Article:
Providing enough food to feed a family of 4 for one week
= £4 per week (USD $6)


We provide services to an average of 80 – 100 patients each day
Doctor’s appointment & treatment = £28 per visit ($42)
Dentist’s appointment & treatment = £22 per visit ($32)

If you would like to help, you can make a donation via our website by clicking here.

American supporters can make a donation via our sister organisation, FRRME America, by clicking here.

Alternatively, you can make a donation to our emergency appeal by clicking here.

Thank you,

The FRRME Team

Iraqi IDPs and refugees still need your help


As Daesh is pushed backed by the Peshmerga and Iraqi Government forces, the scale of their destruction becomes clearer. Whole villages have been destroyed and of those still standing, many have been littered with mines. Because of this, thousands of internally displaced Iraqis find themselves without a home to go back to, or have been prevented from returning because of the security threat.
Amid the chaos and destruction, FRRME continues to work in 17 IDP camps in the semi-autonomous region of Kurdistan (3 in Erbil and 14 in and around Dohuk). Thanks to our amazing team of volunteers on the ground, last month we provided emergency food relief to 5,514 families (a reach of approximately 33,000 people). Many of our volunteers are IDPs themselves, people who have lost everything but who ensure that aid reaches the most vulnerable.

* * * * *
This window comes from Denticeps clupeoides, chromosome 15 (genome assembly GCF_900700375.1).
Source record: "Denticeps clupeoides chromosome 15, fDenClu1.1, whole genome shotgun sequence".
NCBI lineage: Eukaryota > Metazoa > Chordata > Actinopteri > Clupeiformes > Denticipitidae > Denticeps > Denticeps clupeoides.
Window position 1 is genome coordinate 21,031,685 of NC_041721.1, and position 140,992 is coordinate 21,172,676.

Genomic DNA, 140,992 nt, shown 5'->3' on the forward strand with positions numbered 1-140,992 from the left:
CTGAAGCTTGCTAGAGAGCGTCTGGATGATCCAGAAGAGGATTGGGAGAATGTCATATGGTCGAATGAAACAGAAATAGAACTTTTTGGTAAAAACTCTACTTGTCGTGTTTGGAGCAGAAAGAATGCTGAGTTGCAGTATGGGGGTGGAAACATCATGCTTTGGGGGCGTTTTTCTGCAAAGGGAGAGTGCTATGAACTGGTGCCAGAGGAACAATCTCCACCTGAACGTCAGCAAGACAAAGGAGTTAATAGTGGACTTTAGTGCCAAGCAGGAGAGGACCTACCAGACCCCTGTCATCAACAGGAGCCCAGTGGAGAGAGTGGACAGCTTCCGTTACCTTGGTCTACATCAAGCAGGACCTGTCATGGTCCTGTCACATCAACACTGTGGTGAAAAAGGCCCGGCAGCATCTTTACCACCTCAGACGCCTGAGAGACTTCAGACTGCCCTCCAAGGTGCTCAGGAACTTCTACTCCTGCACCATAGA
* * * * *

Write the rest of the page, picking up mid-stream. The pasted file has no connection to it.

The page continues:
We are continuing to support the education / care of Iraqi IDP children, including the 120 children at our kindergarten in Um Al-Noor. The curriculum we provide, which includes core subjects such as English, Maths and Science, is the same as the Iraqi national curriculum (ensuring some degree of educational continuity). One of our more recent education projects is the Autism Centre in Kirkuk which provides care for children with autism and other special educational needs.
With temperatures in Iraq soaring to 43 degrees this week, we have also provided 97 cooling systems to Baharka Camp and 42 cooling systems to Harsham Camp. These cooling systems can be run off camp generators and will make an enormous difference to the people living there.

Despite the hardships endured by Iraqi IDPs and refugees, the international community seems to have forgotten about them. The UK Government’s £100 million aid package to Jordan, for example, has been given on the proviso that it is used to help Syrian refugees only, not Iraqis. However, with your support, we will continue to help our Iraqi brothers and sisters, doing what we can to make their lives better.